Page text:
In most cases, translation involves the localization of numbers, because number formats (more specifically, the grouping of digits and the decimal separator) can differ between the source language and the target language. Using the auto-translatables function, with the correct setup, memoQ can provide localized suggestions for all the numbers in the segment being translated in the Translation results pane. This is made possible by some auto-translatable resource items that are installed with memoQ itself. To use these, go to Project home, click Settings, and then click the Auto-translation rules button. In the list, you will see three items, and by checking one of them, numbers will be formatted to the following formats. The language references in the resource names are just indications: use the one that corresponds to the number format of your target language.
▪Numbers-EnglishGroup: comma as the digit grouping delimiter, period as decimal symbol
▪Numbers-GermanGroup: period as digit grouping delimiter, comma as decimal symbol
▪Numbers-FrenchGroup: space as digit grouping delimiter, comma as decimal symbol
▪Numbers-SwissGroup: apostrophe as digit grouping delimiter, period as decimal symbol
▪Numbers-HungarianGroup: space as digit grouping delimiter, comma as decimal symbol. No grouping of digits in numbers below 10,000.
Note: auto-translation rules are completely independent from, and do not affect the functioning of the number checks in quality assurance.
For its checks, the quality assurance function needs information about the correct number formats of languages. For this, there are two solutions: on the one hand, there are built-in defaults for all the languages, and on the other hand, you can supply custom number formats for each language in the QA configuration resources you use. If no custom format is found in the current QA configuration for a language, memoQ uses the built-in default when performing QA checks.
Number format check
The number format check verifies that numbers in the translated text are correctly formatted according to the user settings or the defaults. This helps you spot errors in the use of digit grouping or the decimal symbol.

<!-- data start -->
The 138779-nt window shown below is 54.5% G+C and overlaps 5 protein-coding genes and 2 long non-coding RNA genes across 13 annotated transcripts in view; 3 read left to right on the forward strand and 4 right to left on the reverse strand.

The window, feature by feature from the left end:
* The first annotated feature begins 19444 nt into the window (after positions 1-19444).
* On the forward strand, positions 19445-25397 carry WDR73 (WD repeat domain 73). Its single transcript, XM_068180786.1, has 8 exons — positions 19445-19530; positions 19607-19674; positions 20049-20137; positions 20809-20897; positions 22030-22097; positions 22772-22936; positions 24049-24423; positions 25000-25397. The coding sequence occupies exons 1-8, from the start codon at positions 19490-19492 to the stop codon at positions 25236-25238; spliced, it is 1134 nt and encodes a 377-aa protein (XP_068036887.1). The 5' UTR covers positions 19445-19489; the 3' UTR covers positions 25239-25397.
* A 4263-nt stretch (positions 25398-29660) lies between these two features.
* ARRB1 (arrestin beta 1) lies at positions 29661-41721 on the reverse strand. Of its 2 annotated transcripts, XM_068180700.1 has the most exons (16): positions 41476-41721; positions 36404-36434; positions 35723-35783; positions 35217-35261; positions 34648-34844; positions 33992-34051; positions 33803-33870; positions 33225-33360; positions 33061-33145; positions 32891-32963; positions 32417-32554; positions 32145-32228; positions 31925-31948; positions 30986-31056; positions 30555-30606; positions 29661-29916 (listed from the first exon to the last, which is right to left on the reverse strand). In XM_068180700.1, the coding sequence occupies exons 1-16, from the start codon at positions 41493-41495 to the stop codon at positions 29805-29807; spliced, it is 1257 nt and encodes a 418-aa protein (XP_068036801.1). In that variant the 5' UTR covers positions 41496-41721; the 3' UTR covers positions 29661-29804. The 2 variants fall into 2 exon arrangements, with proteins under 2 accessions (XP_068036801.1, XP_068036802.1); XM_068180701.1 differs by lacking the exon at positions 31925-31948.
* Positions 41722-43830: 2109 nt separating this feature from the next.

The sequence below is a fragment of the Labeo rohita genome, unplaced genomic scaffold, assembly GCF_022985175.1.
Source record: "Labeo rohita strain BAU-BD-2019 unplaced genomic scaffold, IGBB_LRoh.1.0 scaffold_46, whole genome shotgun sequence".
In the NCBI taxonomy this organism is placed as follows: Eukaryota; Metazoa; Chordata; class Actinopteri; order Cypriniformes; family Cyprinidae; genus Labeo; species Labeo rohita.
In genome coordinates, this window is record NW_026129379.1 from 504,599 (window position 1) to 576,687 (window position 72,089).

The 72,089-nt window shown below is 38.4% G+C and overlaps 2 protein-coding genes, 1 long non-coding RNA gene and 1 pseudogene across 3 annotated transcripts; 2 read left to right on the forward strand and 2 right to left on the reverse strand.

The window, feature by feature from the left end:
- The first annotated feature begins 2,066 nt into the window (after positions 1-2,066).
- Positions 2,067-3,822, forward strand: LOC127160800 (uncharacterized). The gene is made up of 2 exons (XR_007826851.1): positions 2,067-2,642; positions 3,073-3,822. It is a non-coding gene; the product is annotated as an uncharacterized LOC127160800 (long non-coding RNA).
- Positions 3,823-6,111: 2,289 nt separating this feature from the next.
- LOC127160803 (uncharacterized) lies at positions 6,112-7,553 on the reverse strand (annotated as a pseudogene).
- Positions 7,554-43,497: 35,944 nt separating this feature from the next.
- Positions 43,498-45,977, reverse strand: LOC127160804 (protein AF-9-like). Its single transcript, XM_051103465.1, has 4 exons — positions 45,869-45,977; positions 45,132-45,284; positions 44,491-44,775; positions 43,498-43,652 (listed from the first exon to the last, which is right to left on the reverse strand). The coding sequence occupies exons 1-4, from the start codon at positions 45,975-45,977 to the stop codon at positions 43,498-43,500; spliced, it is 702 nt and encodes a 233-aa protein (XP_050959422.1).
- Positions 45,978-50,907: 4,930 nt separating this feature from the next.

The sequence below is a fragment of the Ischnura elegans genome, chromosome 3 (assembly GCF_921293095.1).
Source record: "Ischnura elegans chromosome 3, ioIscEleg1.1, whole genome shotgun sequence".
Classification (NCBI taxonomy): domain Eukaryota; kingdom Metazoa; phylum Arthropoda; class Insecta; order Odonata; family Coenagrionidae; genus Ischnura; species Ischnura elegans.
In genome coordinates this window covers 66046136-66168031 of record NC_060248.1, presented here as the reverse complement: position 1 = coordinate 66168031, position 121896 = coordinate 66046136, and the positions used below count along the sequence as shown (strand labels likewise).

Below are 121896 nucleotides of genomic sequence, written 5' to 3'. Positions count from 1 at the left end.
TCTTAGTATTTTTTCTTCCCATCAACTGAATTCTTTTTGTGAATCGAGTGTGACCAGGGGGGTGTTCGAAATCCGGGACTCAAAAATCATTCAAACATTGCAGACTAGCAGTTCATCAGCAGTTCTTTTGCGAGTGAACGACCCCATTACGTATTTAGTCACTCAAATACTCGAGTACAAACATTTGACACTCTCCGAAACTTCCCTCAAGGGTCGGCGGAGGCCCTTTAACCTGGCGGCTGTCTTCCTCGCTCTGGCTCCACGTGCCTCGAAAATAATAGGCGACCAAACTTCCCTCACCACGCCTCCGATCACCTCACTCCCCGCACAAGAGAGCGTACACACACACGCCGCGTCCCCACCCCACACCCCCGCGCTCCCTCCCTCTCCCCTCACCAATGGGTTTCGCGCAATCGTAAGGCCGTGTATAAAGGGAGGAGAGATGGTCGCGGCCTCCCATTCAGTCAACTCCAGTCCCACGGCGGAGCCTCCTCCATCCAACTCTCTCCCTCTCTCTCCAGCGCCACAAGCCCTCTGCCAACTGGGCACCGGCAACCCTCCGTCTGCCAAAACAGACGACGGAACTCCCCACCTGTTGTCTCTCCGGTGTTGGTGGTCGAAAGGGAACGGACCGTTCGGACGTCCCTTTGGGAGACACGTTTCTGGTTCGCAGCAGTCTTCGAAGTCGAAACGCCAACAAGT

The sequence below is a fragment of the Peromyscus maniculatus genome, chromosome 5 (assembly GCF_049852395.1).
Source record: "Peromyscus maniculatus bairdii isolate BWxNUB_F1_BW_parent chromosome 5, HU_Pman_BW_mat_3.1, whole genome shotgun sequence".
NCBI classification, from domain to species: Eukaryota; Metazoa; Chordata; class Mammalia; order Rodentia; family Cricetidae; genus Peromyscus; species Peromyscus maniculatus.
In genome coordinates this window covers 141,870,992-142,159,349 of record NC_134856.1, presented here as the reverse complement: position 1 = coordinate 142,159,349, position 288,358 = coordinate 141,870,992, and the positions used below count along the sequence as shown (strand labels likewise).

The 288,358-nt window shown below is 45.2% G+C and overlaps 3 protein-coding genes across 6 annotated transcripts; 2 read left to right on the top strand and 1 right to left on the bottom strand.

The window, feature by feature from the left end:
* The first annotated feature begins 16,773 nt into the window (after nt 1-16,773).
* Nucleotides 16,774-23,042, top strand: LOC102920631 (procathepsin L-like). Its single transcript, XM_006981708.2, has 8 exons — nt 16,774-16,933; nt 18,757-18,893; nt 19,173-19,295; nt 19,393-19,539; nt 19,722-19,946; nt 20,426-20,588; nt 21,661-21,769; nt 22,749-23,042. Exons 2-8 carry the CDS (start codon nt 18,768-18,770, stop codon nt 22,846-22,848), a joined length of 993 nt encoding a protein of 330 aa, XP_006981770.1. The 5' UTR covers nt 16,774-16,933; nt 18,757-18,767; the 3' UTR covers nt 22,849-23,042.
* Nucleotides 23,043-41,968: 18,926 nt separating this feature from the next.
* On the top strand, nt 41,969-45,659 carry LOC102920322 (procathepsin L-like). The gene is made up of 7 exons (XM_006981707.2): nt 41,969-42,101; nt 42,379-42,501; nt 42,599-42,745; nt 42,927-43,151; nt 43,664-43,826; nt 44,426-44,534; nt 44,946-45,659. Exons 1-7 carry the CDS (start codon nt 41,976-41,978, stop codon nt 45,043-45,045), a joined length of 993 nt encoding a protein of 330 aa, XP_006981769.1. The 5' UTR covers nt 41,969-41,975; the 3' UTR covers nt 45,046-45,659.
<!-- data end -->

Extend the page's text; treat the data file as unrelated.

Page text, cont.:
Mismatched numbers check
The mismatched numbers check verifies that the same numbers are present in the source segment and its translation. How the mismatched numbers check works is fundamentally influenced by the “Strict interpretation on source side” and “Strict interpretation on target side” settings. Consider the following example, in which a sentence is translated from English to German. English uses the period as the decimal separator, while German uses the comma.
If strict interpretation is turned off for both the source and the target, QA checks the segment by performing the following:
1.It collects all the numbers from both the source segment (5.000) and the target segment (5,000).
2.It creates a list of all the possible interpretations of these numbers in a completely language independent way. This means that regardless of the source and target languages, both “5,000” and “5.000” will get two interpretations: “five thousand” and “five”.
3.What the checker “knows” about the segment at this point is that both the English sentence and the German sentence contains a number that should be interpreted as either “five thousand” or “five”. Therefore the checker does not issue a warning.
The weakness of this approach is that it can miss severe mistakes: for example, it will not issue a warning when the English “5.000” (five) is “translated” into German as “5.000” (five thousand). Strict number interpretation in QA takes care of this by always interpreting the numbers it finds according to the number format settings that are in use for the language. With strict interpretation turned on, such a mistake will be spotted by QA and result in a warning, as long as the format settings are correct.